Besides having a website, vast majority of businesses have company pages on the social networks like Facebook, Linkedin, etc. Do you become a data controller, being primarily responsible for data processing, if you get “only” statistical information of your visitors? The Court of Justice of the European Union addressed this question in its recent ruling.
In the last months preceding the entering into force of GDPR, the market was inundated with various service providers promising data protection compliance: data protection experts, counsels, IT experts, etc. Besides these providers, lawyers and law firms, experienced in the field of data protection also provide GDPR compliance services. We summarize the reason why you should involve them in your GDPR compliance project.
In the recent past the Hungarian Data Protection Authority imposed a fine of 2 Million Hungarian Forints against Telekom, a major Hungarian telecommunication company, because of his unlawful direct marketing activity. Although the decision has been made before the entering into force of the GDPR, it is worth to examine the mistakes of Telekom. Indeed, the fine would have been much higher if it was imposed after the GDPR.
Some GDPR myths make you see a problem where you should not, or what is even worse, they prevent you from detecting a problem when you should. To have a successful GDPR compliance project, you should avoid both above faults. To help you, we debunk the 5 GDPR myths that we faced the most often during our compliance projects.
My Colleague Anita is dealing with data protection issues for a longer period of time and in December 2017 she has became a data protection officer. Now I am asking Anita about her experiences she has acquired during the course.
It is hard to find anyone not using cloud services these days, but you might not think about the issues arising due to the storage of data in the cloud. If you want to choose the proper cloud service provider and avoid the huge fines of the European General Data Protection Regulation (GDPR), read this article, in which we gathered the key legal considerations before jumping into a cloud contract.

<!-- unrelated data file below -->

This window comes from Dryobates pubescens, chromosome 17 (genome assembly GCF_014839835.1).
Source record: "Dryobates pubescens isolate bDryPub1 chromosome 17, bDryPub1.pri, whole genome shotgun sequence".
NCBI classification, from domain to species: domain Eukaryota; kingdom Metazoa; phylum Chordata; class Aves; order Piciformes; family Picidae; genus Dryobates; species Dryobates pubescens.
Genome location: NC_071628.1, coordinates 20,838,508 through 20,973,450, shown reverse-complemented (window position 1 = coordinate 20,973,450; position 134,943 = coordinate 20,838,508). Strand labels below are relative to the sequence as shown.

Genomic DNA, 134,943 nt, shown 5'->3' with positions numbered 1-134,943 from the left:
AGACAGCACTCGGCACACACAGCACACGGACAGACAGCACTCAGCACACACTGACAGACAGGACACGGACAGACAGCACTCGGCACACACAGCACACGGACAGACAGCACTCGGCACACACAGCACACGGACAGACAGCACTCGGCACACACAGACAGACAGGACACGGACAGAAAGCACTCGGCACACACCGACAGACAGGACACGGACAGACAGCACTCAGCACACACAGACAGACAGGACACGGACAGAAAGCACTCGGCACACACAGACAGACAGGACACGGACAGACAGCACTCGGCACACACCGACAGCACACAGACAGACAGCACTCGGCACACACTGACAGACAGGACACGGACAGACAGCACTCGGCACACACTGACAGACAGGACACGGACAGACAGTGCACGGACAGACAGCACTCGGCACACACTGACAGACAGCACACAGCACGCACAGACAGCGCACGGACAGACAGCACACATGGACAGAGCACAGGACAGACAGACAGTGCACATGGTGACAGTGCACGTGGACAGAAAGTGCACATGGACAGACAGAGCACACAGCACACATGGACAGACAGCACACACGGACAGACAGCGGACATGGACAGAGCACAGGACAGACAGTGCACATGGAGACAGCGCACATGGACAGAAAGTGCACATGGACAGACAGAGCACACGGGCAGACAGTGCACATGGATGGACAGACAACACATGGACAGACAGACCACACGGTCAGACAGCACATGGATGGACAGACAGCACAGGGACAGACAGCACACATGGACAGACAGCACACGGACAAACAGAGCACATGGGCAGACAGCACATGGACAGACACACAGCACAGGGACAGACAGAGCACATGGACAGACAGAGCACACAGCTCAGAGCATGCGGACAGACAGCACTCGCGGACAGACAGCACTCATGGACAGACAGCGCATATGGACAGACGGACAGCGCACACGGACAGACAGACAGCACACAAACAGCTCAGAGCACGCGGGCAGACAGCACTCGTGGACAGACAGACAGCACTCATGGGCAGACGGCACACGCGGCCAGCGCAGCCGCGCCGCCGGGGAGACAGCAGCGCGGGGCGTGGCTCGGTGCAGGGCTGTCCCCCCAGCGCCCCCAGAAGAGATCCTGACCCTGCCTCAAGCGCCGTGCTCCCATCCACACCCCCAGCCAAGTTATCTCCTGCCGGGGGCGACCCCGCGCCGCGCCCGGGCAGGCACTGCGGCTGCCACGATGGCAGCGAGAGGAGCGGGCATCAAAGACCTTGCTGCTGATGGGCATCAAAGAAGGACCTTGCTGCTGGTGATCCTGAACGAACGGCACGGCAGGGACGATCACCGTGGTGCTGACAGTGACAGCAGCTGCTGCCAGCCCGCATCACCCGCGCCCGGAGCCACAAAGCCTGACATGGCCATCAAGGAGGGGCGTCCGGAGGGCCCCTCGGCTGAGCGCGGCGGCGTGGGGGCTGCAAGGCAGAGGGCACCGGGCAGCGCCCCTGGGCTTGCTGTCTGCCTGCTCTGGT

The Hungarian Data Protection Authority just published his decision about the unlawful data processing activities of the Church of Scientology Hungary. The Authority imposed the maximum level fine of 20Million Forints against the Church, taking into account the huge number of the persons concerned and the gravity of the infringements. Luckily for the Church, the decision was not based on the GDPR, otherwise the fine would not be 20 Million Forints but 20 Million Euros. Nevertheless, the mistakes of the Church would also infringe the GDPR, thus it is worth to mention and learn from them.
As we mentioned in our earlier article the General Data Protection Regulation (GDPR) will apply from May 2018 in the EU. That means that you have about 1 year to make your business compliant with the new rules. Otherwise your company faces fines up to 20 Million Euro, not to mention the reputational loss a data breach can cause. A compliance project is always difficult to start. Thus, we would like to make it easier for you by collecting the 5 most important topics that you need to understand and clarify at the beginning of your compliance project.
I can imagine that when you hear the words data protection, you may not really be excited. What is worse you may skip to read this article. You probably think that when running your business, you have much bigger problems than data protection compliance. Still, I encourage you to give it 5 minutes and read through this short summary about the 5 most important impacts of the Data Protection Regulation (GDPR) on your business. The GDPR will only enter into force in May 2018 so this is the perfect time to familiarize yourself with the new rules.